MADISON, Wis. — Foxconn Technology Group is not saying whether it plans to invest $30 billion in the United States, as President Donald Trump claimed the company’s leader told him “off the record.”
Trump announced to a group of small-business leaders at the White House on Tuesday that Foxconn CEO Terry Gou told him privately that the Taiwanese electronics manufacturer could invest as much as $30 billion in the U.S. The company signed a deal with Wisconsin last week to build a $10 billion display panel manufacturing plant and Trump did not specify where the additional spending would be.
Foxconn reiterated in a statement Wednesday that the Wisconsin plant “will be the first of a series of facilities we will be building in several states.” It did not address Trump’s statement about the total investment amount or Trump’s claims that Gou told it to him in confidence.
“We have not yet announced our investment plans for other sites,” Foxconn said in the statement. “We will provide an update as soon as we have finalized those plans.”
The company may be looking at a separate Wisconsin site in Dane County, The Milwaukee Journal Sentinel reported Wednesday, citing multiple sources it did not identify. The paper said no offers have been exchanged and there were no guarantees any would be, but there could be developments in the next two months.
It wasn’t clear what kind of facility the second site would be.
House Speaker Paul Ryan said in an interview with WITI-TV that the company would expand in Wisconsin, to “tap into our intellectual talent in Madison and Milwaukee.”
“What we are getting from Foxconn is that they are committing to Wisconsin,” Ryan said. “We do anticipate that there’s going to be more than just this one location in the Racine-Kenosha area.”
Gou previously said that Foxconn was considering locating in seven states before Trump announced last week that a massive liquid crystal display monitor plant would be going to Wisconsin. Other states that Foxconn said it was looking at were Michigan, Illinois, Indiana, Ohio, Pennsylvania and Texas.
Foxconn is the world’s largest contract maker of electronics, with factories across mainland China. It’s best known for making iPhones and other Apple devices but its long list of customers includes Sony Corp., Dell Inc. and BlackBerry Ltd.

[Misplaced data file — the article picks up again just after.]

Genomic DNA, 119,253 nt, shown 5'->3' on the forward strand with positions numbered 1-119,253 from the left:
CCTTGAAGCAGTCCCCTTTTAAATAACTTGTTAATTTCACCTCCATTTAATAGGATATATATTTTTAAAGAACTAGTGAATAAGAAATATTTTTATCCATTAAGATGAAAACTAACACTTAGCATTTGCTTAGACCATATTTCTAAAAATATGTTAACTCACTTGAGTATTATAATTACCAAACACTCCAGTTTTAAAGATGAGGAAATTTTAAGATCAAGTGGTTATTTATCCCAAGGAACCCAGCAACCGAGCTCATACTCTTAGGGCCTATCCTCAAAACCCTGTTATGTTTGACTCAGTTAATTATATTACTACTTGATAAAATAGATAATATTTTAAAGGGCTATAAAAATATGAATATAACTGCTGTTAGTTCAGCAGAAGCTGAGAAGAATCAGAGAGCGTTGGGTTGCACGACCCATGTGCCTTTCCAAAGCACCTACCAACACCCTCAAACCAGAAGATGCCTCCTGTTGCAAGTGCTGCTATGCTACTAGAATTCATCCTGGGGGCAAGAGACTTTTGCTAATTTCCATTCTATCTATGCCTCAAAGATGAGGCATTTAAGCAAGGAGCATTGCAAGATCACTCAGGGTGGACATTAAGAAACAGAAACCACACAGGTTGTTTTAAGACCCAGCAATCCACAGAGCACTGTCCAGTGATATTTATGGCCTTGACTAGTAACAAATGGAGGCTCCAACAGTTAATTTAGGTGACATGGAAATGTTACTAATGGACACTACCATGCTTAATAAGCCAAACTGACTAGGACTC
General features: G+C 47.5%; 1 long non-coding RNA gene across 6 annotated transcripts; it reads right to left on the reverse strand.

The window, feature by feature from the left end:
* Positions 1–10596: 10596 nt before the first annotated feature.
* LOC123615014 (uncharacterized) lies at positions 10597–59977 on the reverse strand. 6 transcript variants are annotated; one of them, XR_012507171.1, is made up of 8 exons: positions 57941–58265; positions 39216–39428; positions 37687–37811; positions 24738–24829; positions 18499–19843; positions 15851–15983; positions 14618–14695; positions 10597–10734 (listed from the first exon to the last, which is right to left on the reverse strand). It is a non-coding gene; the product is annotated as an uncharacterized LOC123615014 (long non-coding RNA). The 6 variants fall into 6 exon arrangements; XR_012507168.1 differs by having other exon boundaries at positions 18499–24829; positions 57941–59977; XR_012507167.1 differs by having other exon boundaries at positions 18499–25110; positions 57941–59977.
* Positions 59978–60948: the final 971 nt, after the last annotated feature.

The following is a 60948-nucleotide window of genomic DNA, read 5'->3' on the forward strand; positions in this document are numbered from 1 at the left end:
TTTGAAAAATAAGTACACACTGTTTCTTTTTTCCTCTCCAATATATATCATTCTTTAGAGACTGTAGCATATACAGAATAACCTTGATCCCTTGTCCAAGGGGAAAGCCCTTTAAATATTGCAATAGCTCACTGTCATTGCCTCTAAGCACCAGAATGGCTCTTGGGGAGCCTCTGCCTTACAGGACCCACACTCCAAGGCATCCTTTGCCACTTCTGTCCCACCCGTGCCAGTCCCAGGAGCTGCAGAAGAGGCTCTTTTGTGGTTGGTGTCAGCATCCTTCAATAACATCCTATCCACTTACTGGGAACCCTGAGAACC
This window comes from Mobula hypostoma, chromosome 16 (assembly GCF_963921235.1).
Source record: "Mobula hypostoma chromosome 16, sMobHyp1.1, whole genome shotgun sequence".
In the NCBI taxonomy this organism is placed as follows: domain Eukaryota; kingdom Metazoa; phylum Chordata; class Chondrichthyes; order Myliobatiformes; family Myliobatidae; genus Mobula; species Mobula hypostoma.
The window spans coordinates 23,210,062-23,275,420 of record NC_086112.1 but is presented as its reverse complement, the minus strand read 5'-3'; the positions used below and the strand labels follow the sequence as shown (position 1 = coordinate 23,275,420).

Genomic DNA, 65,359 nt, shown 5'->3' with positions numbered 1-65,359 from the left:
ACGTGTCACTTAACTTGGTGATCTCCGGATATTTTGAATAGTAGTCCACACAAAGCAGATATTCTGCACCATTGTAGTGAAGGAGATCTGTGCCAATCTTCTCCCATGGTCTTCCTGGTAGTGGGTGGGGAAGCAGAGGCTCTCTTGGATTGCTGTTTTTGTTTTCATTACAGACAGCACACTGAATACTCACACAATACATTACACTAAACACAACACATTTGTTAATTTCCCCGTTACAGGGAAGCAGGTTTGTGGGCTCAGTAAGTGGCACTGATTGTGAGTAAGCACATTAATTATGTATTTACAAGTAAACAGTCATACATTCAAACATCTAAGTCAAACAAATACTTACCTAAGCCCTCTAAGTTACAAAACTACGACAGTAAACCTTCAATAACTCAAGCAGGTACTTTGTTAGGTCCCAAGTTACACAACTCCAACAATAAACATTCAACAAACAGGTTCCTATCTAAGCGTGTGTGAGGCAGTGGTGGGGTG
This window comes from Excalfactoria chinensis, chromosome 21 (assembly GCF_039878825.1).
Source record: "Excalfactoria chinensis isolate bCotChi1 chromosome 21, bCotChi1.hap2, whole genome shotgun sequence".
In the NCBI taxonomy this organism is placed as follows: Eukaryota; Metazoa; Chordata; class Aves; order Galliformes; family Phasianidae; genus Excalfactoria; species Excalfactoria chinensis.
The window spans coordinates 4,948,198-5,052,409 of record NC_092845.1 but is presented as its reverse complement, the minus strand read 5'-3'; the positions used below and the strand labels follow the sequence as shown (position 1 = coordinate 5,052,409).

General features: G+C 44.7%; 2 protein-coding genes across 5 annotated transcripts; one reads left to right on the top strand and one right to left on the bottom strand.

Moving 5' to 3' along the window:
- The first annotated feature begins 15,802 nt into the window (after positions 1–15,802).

The new plant in Wisconsin, which is scheduled to open in 2020 with 3,000 employees, will construct liquid crystal display monitors used in televisions and computers. It would bring Foxconn closer to its biggest market and be the first LCD monitor factory located outside of Asia.
The Wisconsin Legislature is considering a $3 billion incentive package that must be passed by the end of September as part of the deal with Foxconn. A public hearing on the proposal was scheduled for Thursday, just six days after a draft of the plan was released and eight days after news of the state’s deal with Foxconn broke.
Republicans who control the Legislature are split on how quickly to pass the bill, with state Senate Majority Leader Scott Fitzgerald saying there are too many unanswered questions about the tax breaks that must be addressed before a vote. Some Democrats and others have questioned whether the incentives are too much, while also raising concerns about the proposed waiving of state environmental permit requirements and other regulations to speed up construction.
U.S. Rep. Mark Pocan, a Democratic congressman who represents a swath of south-central Wisconsin that includes Madison, questioned during a news conference Wednesday how many jobs will actually materialize and how much those workers will really be paid. He added that he’s worried Foxconn might abandon its plans if Trump fails to follow through on his proposal to raise import tariffs.
“We’ve got to be very real about what this actually means for Wisconsin taxpayers,” Pocan said.
Ryan, speaking at an employee town hall in his southeastern Wisconsin congressional district, called the deal a “game-changer” that “is a generation’s worth of economic development.” Ryan said he pitched federal job training benefits and tax credits that make the U.S. competitive to Foxconn officials who were deciding whether to locate here.
Ryan said he believed Wisconsin’s central location, and an abundance of colleges, universities and technical colleges where future workers could receive the necessary training helped the state win the project. Foxconn is eyeing property in Ryan’s district. “It’s a really good deal for Wisconsin,” he said.